He formed the Alliance for Brazil (APB) under the banner of fighting graft and advancing Christian values.
Hundreds of supporters gathered at a Brasilia hotel to listen to Mr Bolsonaro after he led the party’s first meeting, during which he drew up its statues and appointed its executive committee – powers he lacked in the right-wing Social Liberal Party (PSL).
Mr Bolsonaro’s relationship with the PSL’s leadership reached a breaking point in recent months as they fought for control over its sizeable campaign funds.
Last month, the president exchanged insults with Luciano Bivar, the founder of the PSL, who has not wanted to hand over the reins to Mr Bolsonaro and his sons.
“We have the opportunity today to unite all Brazilians of good faith for the future of our fatherland,” he said in a speech at the launch.
Ditching the PSL is a risky move for Mr Bolsonaro, who rode a wave of conservative sentiment to win last year’s election. The move could fragment his base and it may take months to formalise the new party as deadlines loom for next year’s elections.
The party emerged from obscurity last year to become the second-largest in Brazil’s Congress after Mr Bolsonaro made it the vehicle for his presidential run.
On Thursday the APB announced Mr Bolsonaro would be the party’s president and his eldest son, Senator Flavio Bolsonaro, would be its first vice president.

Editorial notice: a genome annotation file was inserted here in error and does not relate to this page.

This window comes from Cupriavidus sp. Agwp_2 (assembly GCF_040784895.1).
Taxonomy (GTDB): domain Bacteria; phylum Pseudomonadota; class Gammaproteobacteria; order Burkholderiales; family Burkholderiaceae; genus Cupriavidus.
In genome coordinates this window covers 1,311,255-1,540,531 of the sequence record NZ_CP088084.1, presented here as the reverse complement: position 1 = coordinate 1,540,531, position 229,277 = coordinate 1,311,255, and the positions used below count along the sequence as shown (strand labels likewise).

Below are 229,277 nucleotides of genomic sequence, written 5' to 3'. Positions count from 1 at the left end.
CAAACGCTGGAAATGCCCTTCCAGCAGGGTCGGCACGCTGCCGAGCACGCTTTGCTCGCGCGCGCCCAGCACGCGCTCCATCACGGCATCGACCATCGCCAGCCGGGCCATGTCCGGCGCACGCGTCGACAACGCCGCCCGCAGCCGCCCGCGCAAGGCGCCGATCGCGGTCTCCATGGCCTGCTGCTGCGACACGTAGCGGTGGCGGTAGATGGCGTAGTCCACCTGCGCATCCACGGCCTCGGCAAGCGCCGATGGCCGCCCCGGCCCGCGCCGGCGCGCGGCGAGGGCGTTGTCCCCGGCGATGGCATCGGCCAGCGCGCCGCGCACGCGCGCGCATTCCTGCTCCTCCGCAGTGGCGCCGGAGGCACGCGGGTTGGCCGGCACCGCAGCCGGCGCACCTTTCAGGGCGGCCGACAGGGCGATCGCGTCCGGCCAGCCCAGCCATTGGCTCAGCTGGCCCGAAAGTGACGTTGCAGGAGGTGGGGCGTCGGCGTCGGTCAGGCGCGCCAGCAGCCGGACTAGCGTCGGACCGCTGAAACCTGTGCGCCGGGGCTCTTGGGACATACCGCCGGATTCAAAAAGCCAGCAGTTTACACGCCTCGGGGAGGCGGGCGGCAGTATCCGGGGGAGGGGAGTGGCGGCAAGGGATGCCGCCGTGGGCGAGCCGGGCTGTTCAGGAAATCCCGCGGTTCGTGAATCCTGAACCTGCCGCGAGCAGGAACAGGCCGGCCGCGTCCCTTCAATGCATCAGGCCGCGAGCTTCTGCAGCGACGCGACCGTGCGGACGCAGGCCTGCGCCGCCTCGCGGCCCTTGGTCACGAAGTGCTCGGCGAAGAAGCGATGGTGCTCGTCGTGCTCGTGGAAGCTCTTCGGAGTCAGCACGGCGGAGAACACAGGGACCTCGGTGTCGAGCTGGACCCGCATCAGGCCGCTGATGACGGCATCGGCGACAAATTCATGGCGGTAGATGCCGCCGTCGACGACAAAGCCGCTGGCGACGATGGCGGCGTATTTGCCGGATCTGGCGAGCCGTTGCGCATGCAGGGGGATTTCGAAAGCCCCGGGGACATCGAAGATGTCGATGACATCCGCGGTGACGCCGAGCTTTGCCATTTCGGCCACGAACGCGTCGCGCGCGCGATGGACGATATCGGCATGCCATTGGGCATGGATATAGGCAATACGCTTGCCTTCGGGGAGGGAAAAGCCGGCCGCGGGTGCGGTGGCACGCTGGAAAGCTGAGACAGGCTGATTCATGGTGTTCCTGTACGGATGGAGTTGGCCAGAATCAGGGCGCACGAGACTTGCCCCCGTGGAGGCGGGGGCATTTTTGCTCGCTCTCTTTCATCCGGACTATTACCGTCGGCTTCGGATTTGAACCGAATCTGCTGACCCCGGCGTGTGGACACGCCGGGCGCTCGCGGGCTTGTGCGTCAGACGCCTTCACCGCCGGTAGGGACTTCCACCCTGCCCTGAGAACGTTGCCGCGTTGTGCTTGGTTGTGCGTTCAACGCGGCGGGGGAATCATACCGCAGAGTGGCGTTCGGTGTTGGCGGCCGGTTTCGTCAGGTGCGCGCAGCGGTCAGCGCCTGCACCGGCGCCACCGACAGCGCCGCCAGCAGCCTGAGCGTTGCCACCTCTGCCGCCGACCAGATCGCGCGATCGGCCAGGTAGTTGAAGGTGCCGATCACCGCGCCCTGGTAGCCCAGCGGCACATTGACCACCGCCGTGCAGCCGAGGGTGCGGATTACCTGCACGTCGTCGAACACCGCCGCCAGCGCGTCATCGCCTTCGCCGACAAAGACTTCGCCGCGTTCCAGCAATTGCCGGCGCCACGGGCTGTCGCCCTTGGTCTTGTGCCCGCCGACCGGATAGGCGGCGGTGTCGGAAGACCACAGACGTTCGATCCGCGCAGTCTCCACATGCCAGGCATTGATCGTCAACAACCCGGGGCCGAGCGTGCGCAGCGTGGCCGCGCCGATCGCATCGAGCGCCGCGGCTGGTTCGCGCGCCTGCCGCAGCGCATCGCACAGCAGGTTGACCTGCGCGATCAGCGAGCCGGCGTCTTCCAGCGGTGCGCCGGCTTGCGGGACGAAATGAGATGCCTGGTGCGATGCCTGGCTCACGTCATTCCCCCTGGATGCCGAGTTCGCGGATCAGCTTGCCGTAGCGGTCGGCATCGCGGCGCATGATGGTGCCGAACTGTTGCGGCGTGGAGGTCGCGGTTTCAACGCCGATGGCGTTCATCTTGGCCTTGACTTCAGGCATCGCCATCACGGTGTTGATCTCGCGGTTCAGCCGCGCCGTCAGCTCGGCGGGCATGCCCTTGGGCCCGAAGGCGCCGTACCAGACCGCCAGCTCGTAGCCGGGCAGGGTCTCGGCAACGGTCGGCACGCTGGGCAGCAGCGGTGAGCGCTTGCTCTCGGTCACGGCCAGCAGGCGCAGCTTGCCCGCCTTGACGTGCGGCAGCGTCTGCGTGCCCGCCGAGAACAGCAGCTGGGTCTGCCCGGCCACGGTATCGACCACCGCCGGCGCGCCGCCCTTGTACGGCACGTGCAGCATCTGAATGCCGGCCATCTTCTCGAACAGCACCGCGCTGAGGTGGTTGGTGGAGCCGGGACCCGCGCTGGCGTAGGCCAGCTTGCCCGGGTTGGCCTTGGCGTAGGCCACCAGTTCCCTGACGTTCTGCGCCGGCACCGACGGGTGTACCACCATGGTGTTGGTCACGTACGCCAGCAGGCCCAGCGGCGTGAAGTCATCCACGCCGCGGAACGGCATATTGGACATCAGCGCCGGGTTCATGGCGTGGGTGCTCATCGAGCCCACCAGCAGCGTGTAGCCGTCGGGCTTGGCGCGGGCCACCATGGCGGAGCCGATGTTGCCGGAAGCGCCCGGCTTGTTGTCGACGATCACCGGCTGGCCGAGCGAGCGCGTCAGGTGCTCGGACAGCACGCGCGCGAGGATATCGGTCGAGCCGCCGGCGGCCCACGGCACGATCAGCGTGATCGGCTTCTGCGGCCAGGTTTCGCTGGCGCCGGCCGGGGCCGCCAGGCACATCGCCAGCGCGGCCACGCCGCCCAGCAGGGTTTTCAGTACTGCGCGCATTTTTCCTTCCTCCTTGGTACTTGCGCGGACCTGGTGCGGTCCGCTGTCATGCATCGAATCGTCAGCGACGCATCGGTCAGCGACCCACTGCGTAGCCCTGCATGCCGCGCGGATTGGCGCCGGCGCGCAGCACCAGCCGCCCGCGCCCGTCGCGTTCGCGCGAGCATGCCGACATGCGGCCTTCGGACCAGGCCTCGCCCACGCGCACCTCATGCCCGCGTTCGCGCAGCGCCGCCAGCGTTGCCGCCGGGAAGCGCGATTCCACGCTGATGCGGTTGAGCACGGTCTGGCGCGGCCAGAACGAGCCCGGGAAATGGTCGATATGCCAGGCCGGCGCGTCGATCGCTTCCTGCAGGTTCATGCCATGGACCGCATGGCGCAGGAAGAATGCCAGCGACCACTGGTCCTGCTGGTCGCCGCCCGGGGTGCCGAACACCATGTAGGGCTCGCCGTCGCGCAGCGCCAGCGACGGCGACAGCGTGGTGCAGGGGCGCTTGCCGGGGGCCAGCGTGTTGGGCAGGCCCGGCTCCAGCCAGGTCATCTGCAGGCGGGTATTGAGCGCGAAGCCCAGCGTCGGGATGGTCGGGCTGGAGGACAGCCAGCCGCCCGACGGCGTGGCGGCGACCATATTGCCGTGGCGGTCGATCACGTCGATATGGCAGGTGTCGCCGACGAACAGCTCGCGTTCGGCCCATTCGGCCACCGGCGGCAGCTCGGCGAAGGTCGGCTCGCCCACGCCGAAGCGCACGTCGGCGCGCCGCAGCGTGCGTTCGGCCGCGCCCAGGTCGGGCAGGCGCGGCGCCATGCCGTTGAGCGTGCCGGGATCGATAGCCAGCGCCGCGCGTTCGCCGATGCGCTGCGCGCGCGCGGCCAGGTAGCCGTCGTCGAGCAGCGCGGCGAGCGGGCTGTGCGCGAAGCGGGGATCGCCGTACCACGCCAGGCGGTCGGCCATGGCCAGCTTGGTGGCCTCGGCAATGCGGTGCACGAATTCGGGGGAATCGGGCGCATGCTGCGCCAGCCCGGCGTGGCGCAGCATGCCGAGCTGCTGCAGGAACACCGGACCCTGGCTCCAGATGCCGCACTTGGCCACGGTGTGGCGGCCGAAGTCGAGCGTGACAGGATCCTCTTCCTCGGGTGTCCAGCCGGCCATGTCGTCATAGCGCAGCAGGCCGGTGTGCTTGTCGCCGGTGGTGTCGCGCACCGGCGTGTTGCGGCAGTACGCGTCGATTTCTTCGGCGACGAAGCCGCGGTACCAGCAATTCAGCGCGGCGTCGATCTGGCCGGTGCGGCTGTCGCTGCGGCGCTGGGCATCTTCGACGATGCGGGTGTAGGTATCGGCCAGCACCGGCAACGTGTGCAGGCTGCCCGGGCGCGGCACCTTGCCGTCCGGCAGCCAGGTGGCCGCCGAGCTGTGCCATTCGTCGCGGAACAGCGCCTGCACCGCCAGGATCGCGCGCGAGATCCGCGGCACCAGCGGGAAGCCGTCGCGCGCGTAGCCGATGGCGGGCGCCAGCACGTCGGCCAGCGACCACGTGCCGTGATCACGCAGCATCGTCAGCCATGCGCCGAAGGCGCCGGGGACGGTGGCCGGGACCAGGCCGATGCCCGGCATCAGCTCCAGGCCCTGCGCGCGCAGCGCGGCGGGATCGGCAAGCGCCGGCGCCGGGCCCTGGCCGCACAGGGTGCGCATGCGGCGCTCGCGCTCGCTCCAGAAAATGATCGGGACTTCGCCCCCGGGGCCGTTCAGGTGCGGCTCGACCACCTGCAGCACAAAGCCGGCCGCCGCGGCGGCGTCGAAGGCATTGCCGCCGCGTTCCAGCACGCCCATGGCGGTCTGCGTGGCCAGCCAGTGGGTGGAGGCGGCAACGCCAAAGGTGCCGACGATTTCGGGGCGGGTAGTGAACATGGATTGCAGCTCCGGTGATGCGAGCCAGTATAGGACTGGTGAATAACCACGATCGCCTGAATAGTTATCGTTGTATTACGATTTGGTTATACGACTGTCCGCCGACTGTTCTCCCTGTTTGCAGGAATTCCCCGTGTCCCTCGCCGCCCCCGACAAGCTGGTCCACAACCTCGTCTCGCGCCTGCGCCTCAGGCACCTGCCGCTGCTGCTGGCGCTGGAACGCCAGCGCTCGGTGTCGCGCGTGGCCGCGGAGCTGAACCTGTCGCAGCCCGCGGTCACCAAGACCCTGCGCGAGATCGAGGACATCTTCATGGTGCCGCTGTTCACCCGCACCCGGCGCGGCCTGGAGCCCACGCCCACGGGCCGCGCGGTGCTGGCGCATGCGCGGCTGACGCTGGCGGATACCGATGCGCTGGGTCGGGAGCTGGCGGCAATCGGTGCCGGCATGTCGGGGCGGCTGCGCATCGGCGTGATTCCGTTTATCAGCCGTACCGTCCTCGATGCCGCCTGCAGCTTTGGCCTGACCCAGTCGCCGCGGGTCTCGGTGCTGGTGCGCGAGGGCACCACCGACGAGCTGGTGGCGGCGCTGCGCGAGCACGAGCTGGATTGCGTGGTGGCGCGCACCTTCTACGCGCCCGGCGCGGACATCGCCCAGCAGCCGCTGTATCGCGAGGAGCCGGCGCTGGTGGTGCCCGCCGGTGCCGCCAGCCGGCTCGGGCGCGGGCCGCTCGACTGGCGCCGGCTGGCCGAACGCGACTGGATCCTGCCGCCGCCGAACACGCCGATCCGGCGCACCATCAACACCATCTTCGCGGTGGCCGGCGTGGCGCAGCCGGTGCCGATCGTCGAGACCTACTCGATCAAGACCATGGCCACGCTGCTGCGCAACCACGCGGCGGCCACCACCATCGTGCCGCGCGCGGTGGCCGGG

The party will need 500,000 signatures by the end of April in order to register for the municipal elections in October 2020.
Mr Bolsonaro aims to mobilise his enthusiastic social media following for the petition, but under Brazil’s current electoral laws, the signatures have to be collected physically on paper.
If the TSE electoral court does not allow digital signatures, Mr Bolsonaro told reporters the APB will not run in next year’s campaign because there will not be enough time to gather signatures, verify them and register the party.
Organisers of his new party expect grassroots support from many in Brazil’s fast-growing Evangelical Christian population, which turned out to vote for Mr Bolsonaro en masse last October, drawn by his vow to stop moves to legalise abortion, gay marriage and the use of marijuana.
Mr Bolsonaro has said he hopes a majority of the PSL’s 53 members of the lower house and three senators will follow him to the APB.
The party’s statutes includes commitment to defend life from the moment of conception and legislate the right to carry firearms to protect private property.
Additional reporting by Reuters